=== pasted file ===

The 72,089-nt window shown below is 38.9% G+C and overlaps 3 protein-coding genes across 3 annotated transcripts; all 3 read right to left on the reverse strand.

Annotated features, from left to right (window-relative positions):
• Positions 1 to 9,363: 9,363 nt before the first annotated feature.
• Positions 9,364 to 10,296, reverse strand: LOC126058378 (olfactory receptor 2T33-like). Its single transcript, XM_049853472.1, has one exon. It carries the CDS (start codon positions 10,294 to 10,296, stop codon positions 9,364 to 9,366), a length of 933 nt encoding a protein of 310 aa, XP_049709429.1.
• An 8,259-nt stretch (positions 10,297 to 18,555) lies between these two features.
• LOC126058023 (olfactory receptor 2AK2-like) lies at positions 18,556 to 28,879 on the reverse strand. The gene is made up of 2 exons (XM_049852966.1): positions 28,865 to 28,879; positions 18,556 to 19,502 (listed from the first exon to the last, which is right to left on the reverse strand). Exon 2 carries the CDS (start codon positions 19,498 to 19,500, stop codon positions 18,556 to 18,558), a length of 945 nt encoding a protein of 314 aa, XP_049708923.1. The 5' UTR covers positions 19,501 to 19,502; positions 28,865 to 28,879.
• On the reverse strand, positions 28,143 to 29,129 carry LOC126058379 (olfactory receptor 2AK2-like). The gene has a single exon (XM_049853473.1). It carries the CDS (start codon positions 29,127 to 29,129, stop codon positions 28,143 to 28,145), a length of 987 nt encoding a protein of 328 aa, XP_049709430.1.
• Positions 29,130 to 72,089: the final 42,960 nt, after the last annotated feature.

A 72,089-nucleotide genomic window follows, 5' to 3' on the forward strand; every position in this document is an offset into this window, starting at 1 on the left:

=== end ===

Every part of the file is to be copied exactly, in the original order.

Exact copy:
The 72,089-nt window shown below is 38.9% G+C and overlaps 3 protein-coding genes across 3 annotated transcripts; all 3 read right to left on the reverse strand.

Annotated features, from left to right (window-relative positions):
• Positions 1 to 9,363: 9,363 nt before the first annotated feature.
• Positions 9,364 to 10,296, reverse strand: LOC126058378 (olfactory receptor 2T33-like). Its single transcript, XM_049853472.1, has one exon. It carries the CDS (start codon positions 10,294 to 10,296, stop codon positions 9,364 to 9,366), a length of 933 nt encoding a protein of 310 aa, XP_049709429.1.
• An 8,259-nt stretch (positions 10,297 to 18,555) lies between these two features.
• LOC126058023 (olfactory receptor 2AK2-like) lies at positions 18,556 to 28,879 on the reverse strand. The gene is made up of 2 exons (XM_049852966.1): positions 28,865 to 28,879; positions 18,556 to 19,502 (listed from the first exon to the last, which is right to left on the reverse strand). Exon 2 carries the CDS (start codon positions 19,498 to 19,500, stop codon positions 18,556 to 18,558), a length of 945 nt encoding a protein of 314 aa, XP_049708923.1. The 5' UTR covers positions 19,501 to 19,502; positions 28,865 to 28,879.
• On the reverse strand, positions 28,143 to 29,129 carry LOC126058379 (olfactory receptor 2AK2-like). The gene has a single exon (XM_049853473.1). It carries the CDS (start codon positions 29,127 to 29,129, stop codon positions 28,143 to 28,145), a length of 987 nt encoding a protein of 328 aa, XP_049709430.1.
• Positions 29,130 to 72,089: the final 42,960 nt, after the last annotated feature.

A 72,089-nucleotide genomic window follows, 5' to 3' on the forward strand; every position in this document is an offset into this window, starting at 1 on the left: